mrktwtch2's picture

so will this be the "lehman moment "..for the euro march down to parity..the peg will crack if the whole market starts to lean on them..

PontifexMaximus's picture

No problem at all: Jordan could easily solve the Spanish banking needs (offic. EUR 100 bill) within 2 months puchases of EUR. Solving the bigger problem, Italy, is a matter of another 2 months with the help of the Norwegians. All that can easily be decided eithin 48 h. And then you can send all those Brussel bigmouth unelected muppets and their comp. in the national gov. to hell. Wheter it works or not, no problem, as I understood the SNB, they want a weak Swissie.....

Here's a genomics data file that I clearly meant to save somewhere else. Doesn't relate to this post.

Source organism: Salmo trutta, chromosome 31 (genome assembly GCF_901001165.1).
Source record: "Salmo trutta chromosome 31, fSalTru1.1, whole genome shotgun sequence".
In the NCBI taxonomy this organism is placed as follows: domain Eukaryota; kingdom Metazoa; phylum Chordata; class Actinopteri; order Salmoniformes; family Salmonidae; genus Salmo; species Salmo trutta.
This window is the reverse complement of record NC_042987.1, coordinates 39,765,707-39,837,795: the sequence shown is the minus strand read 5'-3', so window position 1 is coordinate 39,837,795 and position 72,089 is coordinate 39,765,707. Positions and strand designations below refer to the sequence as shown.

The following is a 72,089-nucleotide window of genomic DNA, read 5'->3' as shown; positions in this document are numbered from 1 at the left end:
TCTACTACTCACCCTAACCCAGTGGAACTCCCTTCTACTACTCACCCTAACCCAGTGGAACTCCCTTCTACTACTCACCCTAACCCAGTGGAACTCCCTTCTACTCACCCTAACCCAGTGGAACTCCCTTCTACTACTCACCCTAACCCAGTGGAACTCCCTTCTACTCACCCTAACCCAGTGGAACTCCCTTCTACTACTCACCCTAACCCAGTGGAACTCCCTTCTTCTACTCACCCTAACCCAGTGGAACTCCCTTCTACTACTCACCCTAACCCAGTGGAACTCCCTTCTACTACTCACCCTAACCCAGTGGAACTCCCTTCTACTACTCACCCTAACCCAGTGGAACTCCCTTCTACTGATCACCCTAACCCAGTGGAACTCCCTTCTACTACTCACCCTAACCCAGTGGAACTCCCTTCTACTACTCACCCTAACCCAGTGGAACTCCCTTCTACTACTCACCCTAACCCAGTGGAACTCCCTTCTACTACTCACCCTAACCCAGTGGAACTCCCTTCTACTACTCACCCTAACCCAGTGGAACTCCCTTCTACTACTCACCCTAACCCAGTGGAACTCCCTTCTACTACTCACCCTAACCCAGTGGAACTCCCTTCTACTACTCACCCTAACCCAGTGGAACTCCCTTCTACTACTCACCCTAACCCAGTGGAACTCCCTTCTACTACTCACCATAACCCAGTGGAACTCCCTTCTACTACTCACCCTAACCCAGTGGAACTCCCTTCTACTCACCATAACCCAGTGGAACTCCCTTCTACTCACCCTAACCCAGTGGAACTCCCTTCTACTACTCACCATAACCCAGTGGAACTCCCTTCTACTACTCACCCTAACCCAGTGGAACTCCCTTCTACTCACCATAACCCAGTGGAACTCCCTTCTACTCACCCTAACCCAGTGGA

hbkshivamgoel's picture

I did not understand how SNB made profit in Q2 buying Euro since it depreciated a lot( 1.33 to 1.23) in that period..can someone explain please..

LULZBank's picture

This time, Credit Suisse will get fucked.

SheepDog-One's picture

All is well, we just need moar free monies to save the day.

EmileLargo's picture

Swiss Base money is up SIX FOLD since August 2011. If they cannot sell the EURs to soak the excess CHFs back, you get rampant inflation in Switzerland at some point in the future. So much for a "safe haven currency."

Paper money and safe haven are a contradiction in terms.

Tao 4 the Show's picture

The buyers of the Swiss francs reside mostly outside of Switzerland. Not much chance they will want to spend the francs inside Switzerland unless they want to buy gold. A bit of price inflation in gold wouldn't bother many people besides the central bankers of the world and those trying to accumulate metals.

EmileLargo's picture